Scarlet Letter

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    Oct 09, 2013
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Salem Massachusetts Sculpture
Salem Massachusetts Sculpture
Photo by Rusty Clark

Nathaniel Hawthorne uses his novel, “The Scarlet Letter”, to criticize the Puritan religion. He thinks that Puritans are hypocrites and that the standards necessary to be a Puritan, are met by absolutely none of them. Hawthorne also attacks the Puritan faith ethics because he feels it is unrealistic. The author`s attitudes towards Puritan society are represented vividly in his novel “The Scarlet Letter”; particularly through his use of both religious and natural symbolism. In this novel Hester Prynne is a lonely Puritan woman who commits adultery with a preacher Arthur Dimmesdale and gets pregnant. The council of leaders punishes her by forcing her to wear a large, scarlet letter “A” on her chest. She is not sentenced to death because her husband Roger Chillingworth is missing and may or may not be alive.

As Hester Prynne is standing alone on the scaffold, she sees her alienated husband Chillingworth in the crowd. He pretends not to know Hester, and finds out from a man in the crowd that she was married to an English scholar who was supposed to follow her to Boston but never came. After two years, she committed infidelity that resulted in her baby and the letter “A” on her bosom. Chillingworth gets inside the prison to talk with Hester, and he makes her promise that she will not reveal to anyone his own identity.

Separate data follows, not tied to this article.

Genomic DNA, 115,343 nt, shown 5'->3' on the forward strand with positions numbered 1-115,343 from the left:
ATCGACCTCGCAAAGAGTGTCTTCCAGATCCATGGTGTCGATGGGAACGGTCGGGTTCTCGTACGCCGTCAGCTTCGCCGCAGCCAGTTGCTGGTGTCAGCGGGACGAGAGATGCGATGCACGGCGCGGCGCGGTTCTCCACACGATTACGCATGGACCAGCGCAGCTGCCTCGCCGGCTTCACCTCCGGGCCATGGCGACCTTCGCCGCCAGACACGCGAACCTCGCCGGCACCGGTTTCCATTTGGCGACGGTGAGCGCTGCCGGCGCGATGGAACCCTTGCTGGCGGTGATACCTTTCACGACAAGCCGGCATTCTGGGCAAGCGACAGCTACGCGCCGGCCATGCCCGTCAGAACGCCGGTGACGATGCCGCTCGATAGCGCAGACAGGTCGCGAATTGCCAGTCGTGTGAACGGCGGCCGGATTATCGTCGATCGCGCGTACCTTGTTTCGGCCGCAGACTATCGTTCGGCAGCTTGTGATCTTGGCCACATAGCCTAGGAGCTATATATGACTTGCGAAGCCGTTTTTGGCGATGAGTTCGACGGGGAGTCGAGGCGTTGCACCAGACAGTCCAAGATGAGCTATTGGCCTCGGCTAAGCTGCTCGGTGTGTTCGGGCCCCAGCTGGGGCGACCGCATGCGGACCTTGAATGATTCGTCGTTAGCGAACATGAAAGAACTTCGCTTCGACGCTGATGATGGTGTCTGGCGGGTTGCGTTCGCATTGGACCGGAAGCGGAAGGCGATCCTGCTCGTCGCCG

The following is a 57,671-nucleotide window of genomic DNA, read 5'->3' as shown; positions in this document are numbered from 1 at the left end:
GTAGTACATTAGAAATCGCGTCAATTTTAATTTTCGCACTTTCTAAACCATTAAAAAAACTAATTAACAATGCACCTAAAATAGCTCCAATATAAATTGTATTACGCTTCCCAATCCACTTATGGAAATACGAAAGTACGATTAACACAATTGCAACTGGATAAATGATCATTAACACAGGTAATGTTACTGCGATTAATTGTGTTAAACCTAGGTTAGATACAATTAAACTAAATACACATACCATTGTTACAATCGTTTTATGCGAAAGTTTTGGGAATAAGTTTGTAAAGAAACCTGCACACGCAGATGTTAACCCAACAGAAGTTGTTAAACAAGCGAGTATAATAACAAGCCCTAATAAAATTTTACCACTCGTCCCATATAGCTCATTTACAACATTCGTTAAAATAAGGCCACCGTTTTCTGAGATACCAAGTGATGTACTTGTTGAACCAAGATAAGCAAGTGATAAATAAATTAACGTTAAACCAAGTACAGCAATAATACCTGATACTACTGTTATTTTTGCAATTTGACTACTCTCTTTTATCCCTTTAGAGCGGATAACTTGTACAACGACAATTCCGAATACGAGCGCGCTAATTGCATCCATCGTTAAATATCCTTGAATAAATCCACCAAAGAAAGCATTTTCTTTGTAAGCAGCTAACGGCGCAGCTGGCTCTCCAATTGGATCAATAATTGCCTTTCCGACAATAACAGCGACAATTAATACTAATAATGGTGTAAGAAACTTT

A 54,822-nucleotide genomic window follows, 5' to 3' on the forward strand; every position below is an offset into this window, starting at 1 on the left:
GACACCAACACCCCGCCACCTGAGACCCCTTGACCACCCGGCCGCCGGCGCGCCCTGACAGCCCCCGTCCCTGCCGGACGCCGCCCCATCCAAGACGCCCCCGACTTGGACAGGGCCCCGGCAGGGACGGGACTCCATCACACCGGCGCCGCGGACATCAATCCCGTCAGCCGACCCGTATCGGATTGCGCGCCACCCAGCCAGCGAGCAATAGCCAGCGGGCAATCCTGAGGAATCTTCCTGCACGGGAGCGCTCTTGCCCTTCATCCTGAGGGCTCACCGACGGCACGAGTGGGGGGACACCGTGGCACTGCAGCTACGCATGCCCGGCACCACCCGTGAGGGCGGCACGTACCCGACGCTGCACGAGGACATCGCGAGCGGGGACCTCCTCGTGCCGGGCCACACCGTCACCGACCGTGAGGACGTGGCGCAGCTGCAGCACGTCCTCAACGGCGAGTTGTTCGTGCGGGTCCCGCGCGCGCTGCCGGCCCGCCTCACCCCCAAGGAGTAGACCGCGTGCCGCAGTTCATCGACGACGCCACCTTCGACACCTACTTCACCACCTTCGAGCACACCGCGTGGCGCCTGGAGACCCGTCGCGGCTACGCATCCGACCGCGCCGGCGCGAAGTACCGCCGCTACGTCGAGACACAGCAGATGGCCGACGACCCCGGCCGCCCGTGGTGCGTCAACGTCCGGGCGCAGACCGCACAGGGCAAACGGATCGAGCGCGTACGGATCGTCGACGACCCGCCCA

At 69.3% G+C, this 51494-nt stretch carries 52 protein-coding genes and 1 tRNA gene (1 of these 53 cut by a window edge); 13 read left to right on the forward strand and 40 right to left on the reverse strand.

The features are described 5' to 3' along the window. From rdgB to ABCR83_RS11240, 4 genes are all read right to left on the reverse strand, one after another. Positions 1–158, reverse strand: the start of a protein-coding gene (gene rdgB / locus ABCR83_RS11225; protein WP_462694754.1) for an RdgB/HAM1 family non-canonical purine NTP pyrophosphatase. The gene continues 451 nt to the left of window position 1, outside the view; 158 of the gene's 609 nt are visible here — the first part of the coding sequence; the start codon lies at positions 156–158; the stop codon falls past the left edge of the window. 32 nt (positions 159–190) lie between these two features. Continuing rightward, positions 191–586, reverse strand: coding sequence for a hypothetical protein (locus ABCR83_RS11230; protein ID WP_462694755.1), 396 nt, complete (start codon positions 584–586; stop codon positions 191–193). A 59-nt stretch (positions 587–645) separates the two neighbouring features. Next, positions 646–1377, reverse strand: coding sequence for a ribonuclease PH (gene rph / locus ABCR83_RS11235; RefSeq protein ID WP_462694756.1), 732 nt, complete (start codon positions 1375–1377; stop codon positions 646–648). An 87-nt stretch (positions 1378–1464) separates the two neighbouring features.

After three years in prison, Hester is set free and she moves to the periphery of Boston and earns her living as a sewer. Meanwhile, her husband is working in Boston as a doctor and one of his patients is a priest Arthur Dimmesdale. When Chillingworth finds out that the priest is Hester`s lover, he starts to make Dimmesdale`s life unbearable.  Under Chillingworth`s cruel care, Arthur`s health gets worse. Hester tries to help Dimmesdale by persuading him to escape with her and their daughter Pearl to Europe.

Unfortunately, he realizes that he won`t be able to go to Europe because he is dying. In the end he confesses his adultery to the crowd and reveals a scarlet letter carved on his chest. After that incident, Hester and Pearl leave Boston. Chillingworth dies a year after Dimmesdale, leaving Pearl a small inheritance. Many years later, Hester returns to her cottage on the periphery of town. Her daughter Pearl has married and she writes to Hester occasionally. Hester has died in Boston and she is buried alongside Dimmesdale and on their tombstone is engraved a letter “A”. “

The Scarlet Letter” deal with the themes of sin, knowledge and the human condition. Sin and knowledge are connected to the experience of Hester and Dimmesdale because their love story resembles the story of Adam and Eve. In both  stories sin results in persecution and agony. But it also results in knowledge and particularly in knowledge of what it means to be human. The scarlet letter permits Hester to think about her society and herself in a more courageous way than anyone else in New England. Dimmesdale, on the other hand, realizes that his sin makes him a better man and gives him sympathy towards mankind. Hester`s and Dimmesdale`s experience shows that a condition of sinfulness can lead to personal growth and compassion for others.